I've long been harshly critical of the use of the word "surreal" in reviews, especially theatre reviews. Admittedly, I do have a vague anxiety which suggests that I may have used the term myself once or twice, but rest assured that this is only because I am lazy and/or sometimes have too much on my plate (I write on plates - nothing like the lustre of cool porcelain to fire the creative spirit). But too many reviewers fall back on "surreal" when they really mean something else. Sometimes, when they drop the S-Bomb, what they really mean is:
WEIRD: Surreal doesn't mean weird. A grownup dressed as a bunny rabbit playing with an assault rifle isn't necessarily surreal. It's weird. It may, perhaps, be more than that, but on its own it ain't surreal.
UNCANNY: If something smacks of the supernatural but isn't squarely in that camp, still maintaining an ambiguity of origin or a familiarity despite its strangeness, then it's uncanny, not surreal. A ghostly bunny telling our protagonist her future is not surreal. It may be uncanny. Depending on what the bunny says.
UNREAL: If something is fantastic, and blatantly not real, it is definitely not surreal. It is in fact the opposite of surreal.
REAL: If something is realistic, it is not surrealistic. I shouldn't need to explain this.
FUNNY: Don't even start me.
IMITATIVE OF CANONICAL SURREALIST ART: Dripping clocks etc don't make something surreal. Ohhh no.
UNINTELLIGIBLE: Just because you don't understand it, doesn't mean that you can slap it in the surreal basket (what would such a basket look like, I wonder).
POSTMODERN: Definitely not surreal, but I wouldn't advise using this term either, unless you really know what you mean by it and are fairly confident that your reader knows as well.
There are plenty of other adjectives which better describe a thing than 'surreal'. Look them up. It's been very very rare that I've seen a performance I would describe as surreal. In fact, I can't even think of one from the past few years. But the show I saw on Saturday night is the closest I can think of.
LALLY KATZ AND THE TERRIBLE MYSTERIES OF THE VOLCANO is an amazing piece of theatre, though it takes a while to really draw you into its net. It's written by, well, Lally Katz, and follows a male detective (also named Lally Katz) as he attempts to unravel a particularly dense and layered plot centring on a volcano, a childhood friend and the relationship between the two. Beyond that, it gets pretty hard to describe, but making sense of things is part of the fun.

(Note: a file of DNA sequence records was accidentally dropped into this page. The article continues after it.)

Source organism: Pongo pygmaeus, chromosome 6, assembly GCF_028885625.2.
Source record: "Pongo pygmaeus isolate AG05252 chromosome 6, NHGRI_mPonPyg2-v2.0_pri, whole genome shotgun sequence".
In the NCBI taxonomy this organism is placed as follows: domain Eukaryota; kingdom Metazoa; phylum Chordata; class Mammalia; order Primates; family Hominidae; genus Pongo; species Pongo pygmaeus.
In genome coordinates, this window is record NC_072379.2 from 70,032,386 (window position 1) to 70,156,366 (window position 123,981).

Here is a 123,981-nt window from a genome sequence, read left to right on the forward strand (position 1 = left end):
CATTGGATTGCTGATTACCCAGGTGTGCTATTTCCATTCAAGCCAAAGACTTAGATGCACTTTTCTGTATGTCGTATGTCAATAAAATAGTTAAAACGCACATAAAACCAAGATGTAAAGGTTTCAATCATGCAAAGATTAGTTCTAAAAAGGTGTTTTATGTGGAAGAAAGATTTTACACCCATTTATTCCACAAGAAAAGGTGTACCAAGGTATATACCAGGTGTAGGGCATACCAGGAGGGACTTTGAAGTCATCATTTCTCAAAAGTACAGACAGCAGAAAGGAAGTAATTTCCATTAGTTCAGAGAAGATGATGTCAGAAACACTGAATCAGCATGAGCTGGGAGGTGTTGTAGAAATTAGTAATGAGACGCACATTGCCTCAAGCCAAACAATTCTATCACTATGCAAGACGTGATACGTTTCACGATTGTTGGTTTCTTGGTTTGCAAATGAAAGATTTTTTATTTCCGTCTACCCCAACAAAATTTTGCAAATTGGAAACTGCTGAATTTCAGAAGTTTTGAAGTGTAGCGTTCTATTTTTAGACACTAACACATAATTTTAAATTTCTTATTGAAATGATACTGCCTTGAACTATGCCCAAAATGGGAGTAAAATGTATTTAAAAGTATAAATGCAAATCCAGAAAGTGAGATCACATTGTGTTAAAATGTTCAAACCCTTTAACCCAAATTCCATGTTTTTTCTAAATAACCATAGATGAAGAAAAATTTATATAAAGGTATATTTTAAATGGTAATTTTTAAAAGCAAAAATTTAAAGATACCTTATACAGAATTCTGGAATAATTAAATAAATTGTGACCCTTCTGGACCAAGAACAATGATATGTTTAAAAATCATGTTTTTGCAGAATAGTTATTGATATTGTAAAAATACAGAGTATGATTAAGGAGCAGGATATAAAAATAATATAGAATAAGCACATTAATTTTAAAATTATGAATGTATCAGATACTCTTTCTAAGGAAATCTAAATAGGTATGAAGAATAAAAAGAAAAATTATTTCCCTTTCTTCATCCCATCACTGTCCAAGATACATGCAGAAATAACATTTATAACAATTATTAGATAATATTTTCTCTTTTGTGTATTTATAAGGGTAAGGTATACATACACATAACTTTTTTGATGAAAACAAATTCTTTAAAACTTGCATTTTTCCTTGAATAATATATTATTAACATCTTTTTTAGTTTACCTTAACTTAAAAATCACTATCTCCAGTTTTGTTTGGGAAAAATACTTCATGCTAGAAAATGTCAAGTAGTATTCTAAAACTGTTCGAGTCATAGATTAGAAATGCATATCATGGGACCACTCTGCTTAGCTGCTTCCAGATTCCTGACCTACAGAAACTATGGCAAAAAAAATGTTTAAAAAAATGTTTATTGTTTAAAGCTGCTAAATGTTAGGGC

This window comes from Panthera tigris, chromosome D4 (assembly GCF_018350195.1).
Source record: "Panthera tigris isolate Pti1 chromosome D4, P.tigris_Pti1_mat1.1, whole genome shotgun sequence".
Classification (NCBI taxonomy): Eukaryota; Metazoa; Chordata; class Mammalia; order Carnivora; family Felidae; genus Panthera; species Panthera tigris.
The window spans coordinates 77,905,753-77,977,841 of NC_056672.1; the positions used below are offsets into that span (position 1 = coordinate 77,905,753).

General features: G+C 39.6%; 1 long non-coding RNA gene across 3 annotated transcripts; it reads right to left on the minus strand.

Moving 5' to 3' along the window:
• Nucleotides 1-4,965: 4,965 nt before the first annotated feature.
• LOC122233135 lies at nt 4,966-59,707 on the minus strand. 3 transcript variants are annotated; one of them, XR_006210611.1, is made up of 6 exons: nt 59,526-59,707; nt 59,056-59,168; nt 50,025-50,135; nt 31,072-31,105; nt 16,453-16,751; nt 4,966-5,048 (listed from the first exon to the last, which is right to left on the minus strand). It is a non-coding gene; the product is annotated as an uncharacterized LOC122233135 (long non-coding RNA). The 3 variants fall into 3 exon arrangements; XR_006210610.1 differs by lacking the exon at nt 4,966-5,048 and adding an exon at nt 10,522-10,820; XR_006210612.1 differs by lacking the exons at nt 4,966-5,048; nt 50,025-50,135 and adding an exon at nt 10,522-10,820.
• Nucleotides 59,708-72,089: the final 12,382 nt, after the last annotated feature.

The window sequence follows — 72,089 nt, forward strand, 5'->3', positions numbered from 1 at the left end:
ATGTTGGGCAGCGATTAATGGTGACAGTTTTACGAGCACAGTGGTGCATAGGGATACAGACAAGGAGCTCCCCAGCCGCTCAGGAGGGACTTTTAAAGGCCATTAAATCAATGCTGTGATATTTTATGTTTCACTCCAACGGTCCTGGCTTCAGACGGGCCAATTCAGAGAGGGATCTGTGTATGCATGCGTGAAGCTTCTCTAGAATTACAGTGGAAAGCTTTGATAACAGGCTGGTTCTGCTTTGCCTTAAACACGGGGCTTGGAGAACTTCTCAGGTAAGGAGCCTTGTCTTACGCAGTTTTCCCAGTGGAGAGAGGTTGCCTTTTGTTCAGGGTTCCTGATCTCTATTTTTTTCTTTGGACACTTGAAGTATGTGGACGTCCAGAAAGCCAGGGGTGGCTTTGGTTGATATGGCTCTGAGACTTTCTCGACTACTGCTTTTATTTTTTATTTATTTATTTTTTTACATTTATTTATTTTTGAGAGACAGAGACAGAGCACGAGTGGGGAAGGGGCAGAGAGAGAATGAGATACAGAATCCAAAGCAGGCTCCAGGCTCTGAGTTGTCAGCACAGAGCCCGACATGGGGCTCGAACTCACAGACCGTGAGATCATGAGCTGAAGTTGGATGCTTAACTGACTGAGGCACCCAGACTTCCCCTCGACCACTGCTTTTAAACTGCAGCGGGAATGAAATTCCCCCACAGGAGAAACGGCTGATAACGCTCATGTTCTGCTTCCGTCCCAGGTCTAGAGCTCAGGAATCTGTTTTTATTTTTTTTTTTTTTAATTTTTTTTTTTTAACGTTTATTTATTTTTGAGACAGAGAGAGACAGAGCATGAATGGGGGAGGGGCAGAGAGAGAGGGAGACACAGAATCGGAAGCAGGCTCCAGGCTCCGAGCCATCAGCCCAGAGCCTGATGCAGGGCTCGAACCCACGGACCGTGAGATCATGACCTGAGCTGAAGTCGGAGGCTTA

Lally is accompanied by a lion named Lion as he returns to his childhood town of Canberra, an island under the dominating grip of the living volcano at its centre. This imagined "Canberra" is the home to all kinds of odd folks, including a Spanish club owner obsessed with the missing girl, a prostitute with burnt-out eyes, woodland animals, a young man who is constantly rooting but can't bring things to a natural climax, and a plenty more. As Lally becomes personally implicated in the enigmatic crime, he disappears into the volcano itself, and Lion must enlist some assistance to save his good buddy.
The play alternates between three timeframes: Lally's childhood, his return to the island, and Lion's rescue attempts. The intermingling of the three is expertly achieved, and Chris Kohn's direction is outstanding, bringing out an arresting array of theatrical techniques (including, in the second half, some which I suspect he picked up during his time in New York), and the pace never flags. But most importantly, despite the massive amounts of non-realistic imagery and narrative drama which are delivered at a bewildering rate, everything seems to follow a kind of internal logic. And it's this which causes me to feel that the piece can deservedly be called surreal. It's not unreal, but offers a reality which seems to exist beyond our normal levels of perception or linear thinking, and seems to tear at the fabric of reality to suggest a more profound but no less real something beyond.
In a way, it's one of the most 'true' shows I've seen in a long time. There's a lot of autobiographical stuff in there, but it's not delivered in a conventionally autobiographical manner. It produces 'Lally Katz' but is also reflective of the lack of distinction between author and text. I could waffle on at this theoretical level for a while, but I'd rather just encourage you to see it and we can discuss it from there. Class dismissed.